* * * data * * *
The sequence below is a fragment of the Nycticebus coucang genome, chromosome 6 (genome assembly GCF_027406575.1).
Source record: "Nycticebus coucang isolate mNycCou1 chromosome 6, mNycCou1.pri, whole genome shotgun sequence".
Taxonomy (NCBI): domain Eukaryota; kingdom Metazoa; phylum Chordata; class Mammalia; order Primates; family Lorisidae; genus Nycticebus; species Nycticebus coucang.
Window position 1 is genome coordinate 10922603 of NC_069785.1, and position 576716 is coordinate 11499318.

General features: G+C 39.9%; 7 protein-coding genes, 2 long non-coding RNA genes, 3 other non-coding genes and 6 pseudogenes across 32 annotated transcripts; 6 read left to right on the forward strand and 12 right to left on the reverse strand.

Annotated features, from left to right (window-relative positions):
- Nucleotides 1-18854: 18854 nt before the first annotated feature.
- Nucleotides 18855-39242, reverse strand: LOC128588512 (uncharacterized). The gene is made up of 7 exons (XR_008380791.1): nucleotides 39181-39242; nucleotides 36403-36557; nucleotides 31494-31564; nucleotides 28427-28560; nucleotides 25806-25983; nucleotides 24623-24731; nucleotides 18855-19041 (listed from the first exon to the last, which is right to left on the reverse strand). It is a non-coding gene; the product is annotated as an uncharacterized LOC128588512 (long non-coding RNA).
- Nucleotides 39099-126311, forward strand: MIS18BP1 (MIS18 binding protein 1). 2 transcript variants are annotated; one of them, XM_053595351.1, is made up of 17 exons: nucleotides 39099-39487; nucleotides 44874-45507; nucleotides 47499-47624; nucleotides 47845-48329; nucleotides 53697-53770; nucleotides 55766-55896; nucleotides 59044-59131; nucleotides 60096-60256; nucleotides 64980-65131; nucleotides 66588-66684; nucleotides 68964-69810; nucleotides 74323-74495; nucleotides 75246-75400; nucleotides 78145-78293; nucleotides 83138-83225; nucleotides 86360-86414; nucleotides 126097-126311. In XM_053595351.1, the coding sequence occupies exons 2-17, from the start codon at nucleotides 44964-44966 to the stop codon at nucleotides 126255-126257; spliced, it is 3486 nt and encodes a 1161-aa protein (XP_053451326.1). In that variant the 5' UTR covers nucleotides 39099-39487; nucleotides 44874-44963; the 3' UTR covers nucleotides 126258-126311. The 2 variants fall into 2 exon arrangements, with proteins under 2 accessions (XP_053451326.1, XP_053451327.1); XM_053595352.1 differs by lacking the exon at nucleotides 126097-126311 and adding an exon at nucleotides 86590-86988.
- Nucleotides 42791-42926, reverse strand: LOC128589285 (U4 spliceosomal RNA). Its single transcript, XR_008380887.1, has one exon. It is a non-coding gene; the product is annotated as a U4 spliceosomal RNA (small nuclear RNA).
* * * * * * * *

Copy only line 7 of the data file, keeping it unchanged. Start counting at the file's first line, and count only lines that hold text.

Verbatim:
- Nucleotides 1-18854: 18854 nt before the first annotated feature.